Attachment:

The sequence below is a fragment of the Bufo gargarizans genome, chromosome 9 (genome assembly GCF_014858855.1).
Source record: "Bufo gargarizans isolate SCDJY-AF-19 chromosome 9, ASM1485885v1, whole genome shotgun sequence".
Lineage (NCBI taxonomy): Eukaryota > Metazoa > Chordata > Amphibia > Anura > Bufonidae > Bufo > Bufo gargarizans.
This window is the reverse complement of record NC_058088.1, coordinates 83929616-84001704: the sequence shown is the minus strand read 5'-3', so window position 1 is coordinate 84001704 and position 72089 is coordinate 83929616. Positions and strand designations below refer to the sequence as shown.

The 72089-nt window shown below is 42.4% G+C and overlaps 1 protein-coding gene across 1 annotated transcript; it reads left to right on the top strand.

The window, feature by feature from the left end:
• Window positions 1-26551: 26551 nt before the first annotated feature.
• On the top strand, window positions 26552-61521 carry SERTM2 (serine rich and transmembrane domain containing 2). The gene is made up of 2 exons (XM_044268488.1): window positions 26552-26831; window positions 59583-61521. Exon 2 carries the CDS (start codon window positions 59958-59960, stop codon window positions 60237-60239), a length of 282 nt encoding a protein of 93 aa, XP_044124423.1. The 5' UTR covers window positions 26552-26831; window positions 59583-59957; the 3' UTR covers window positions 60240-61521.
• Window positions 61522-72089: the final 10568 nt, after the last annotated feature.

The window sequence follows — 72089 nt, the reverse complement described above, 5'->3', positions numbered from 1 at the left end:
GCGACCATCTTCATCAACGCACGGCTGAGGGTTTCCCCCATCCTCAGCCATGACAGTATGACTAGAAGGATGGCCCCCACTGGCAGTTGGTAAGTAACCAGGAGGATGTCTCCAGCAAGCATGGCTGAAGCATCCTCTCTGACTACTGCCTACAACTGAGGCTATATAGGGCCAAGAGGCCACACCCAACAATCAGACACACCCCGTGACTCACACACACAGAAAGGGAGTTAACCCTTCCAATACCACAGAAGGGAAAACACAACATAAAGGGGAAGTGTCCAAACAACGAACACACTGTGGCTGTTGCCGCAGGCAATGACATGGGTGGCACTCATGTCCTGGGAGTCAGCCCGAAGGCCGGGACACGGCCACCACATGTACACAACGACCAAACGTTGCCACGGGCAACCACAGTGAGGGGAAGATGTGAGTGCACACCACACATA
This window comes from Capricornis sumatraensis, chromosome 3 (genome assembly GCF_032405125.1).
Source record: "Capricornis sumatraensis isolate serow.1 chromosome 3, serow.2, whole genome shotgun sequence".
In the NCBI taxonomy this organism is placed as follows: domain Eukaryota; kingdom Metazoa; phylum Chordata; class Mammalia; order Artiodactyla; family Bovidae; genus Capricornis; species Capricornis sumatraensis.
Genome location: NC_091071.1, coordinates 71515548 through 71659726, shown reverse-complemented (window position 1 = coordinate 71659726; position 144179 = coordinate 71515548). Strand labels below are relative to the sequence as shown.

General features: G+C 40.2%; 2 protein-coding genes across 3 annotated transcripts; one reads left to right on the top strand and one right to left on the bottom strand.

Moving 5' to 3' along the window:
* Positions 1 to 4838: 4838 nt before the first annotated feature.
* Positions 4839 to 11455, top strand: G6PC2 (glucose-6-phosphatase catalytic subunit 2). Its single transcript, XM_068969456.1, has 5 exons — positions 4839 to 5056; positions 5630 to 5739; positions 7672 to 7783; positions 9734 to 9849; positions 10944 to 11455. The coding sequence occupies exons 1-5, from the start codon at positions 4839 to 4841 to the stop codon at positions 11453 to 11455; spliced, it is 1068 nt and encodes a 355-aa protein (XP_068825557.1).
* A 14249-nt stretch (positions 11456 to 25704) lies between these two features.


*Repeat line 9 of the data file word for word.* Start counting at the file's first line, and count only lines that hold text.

• Window positions 61522-72089: the final 10568 nt, after the last annotated feature.